November 23, 2016 / by June Blender / Best practices, PowerShell Studio / 6 Comments

Why Breaking Changes?

In PowerShell Studio 5.3.130, we made some changes to projects that aren’t recognized by previous versions of PowerShell Studio. This blog post describes the changes, explains why we made them, and offers a workaround in case you really need it.

Also, note that SAPIEN has properly incremented the Minor property in the PowerShell Studio version number to 3 to indicate a breaking change. We went from 5.2.129 to 5.3.130.


If you created a project in an older version of PowerShell Studio, PowerShell 5.3.130 and later will open and update your project. But, if you create or open a project in 5.3.130 (or later), earlier versions of PowerShell Studio can’t open the project.

This is because we introduced some breaking changes. We don’t do this without serious reflection, but we also don’t want to be tied forever to outdated or inefficient practices. And, we made sure that if you were really stuck, you could revert the changes so that the older version could open the project.

What changed?

Actually, two things changed:

  • Project Files: We changed the .psproj file to be more accurate and flexible. This gives us room to improve and extend features of our projects in the future without further breaking changes. This change applies only to PowerShell Studio projects.
  • Approved verbs: We have also changed the verbs that we use in reference functions from Call, which was unique and easy to find, but unapproved, to Show for GUI form reference functions and Invoke for scripts included in modules. As a result, Script Analyzer does not report a warning and Import-Module does not warn the user about functions with unapproved verbs.TIP: Need information about approved verbs in PowerShell? See Get-Verb and Approved Verbs for Windows PowerShell Commands.When you create GUI forms, PowerShell Studio wraps each form in a reference function, so you can easily open the form and pass data to it from other forms. You won’t see this function in your .psf file, but you can see it in the export file that PowerShell Studio creates for your form (Click Deploy and then Export to File or Export to Clipboard.Previous versions of PowerShell Studio would name the form reference function Call-<FormName>_psf, such as Call-MainForm_psf. PowerShell Studio version 5.3.130 and later name the form reference function Show-<FormName>_psf, such as Show-Mainform_psf.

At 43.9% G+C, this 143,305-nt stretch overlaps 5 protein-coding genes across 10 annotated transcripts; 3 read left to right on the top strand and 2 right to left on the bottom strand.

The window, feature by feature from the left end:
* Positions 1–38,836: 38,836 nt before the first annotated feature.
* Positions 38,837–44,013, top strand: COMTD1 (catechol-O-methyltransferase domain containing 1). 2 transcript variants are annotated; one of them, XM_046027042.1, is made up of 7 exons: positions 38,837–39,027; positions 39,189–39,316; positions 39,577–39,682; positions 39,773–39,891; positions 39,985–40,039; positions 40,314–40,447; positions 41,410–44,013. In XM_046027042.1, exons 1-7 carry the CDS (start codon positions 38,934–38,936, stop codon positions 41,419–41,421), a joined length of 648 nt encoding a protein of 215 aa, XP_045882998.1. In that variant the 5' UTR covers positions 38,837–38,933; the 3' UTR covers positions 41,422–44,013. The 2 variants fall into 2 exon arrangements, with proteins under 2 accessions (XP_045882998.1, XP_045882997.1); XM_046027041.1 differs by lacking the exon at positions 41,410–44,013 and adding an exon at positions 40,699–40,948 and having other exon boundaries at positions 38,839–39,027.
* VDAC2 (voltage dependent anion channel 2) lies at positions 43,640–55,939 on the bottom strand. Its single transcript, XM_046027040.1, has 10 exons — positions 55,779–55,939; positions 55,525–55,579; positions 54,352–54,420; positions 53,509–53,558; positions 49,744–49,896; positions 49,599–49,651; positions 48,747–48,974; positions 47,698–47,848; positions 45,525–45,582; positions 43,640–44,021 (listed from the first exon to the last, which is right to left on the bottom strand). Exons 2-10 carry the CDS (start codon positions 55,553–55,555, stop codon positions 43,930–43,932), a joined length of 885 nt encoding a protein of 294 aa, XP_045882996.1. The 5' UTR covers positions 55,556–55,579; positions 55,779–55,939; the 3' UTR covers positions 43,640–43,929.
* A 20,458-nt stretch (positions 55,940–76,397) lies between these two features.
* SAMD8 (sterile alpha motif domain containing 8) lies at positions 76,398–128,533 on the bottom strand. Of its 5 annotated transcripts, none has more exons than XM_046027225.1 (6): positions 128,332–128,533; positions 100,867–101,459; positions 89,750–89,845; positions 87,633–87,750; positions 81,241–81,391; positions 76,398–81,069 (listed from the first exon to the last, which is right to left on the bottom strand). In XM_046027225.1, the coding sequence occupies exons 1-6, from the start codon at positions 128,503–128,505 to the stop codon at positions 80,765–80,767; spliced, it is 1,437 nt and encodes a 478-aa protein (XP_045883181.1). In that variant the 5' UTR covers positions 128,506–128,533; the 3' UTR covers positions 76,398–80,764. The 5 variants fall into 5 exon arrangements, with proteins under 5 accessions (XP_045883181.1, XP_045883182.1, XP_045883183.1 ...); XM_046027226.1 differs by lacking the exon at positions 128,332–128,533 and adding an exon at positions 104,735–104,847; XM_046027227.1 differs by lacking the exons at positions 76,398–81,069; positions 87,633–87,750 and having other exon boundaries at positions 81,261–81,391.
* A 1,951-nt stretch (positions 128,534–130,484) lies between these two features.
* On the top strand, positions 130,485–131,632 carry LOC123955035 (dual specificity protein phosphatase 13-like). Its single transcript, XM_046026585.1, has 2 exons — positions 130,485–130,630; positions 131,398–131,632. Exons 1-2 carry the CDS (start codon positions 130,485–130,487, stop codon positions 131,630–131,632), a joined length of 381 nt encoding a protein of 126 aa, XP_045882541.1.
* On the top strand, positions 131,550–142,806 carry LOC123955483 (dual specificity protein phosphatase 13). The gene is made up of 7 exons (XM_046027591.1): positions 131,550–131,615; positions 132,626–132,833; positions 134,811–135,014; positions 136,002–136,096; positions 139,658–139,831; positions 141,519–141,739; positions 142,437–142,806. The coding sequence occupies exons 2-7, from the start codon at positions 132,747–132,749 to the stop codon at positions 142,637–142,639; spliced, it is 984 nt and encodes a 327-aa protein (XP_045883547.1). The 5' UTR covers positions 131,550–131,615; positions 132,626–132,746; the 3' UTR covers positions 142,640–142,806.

PowerShell Studio also creates reference functions for script files (.ps1) that you include in a module file (.psm1) that is part of a PowerShell Studio project. Specifically, these are script files that have a Build value of Include and a Shared value of False. To see the properties of each file in a project, use the Properties pane.

    For example, here is the Properties pane for a Get-Profile.Tests.ps1 file in a module project.


    When you build a module from the project, PowerShell Studio wraps the content of the (.ps1) script file in a reference function and adds it to the (.psm1) module file. This makes it very easy to call the script contents in the module and to pass data to it as parameters.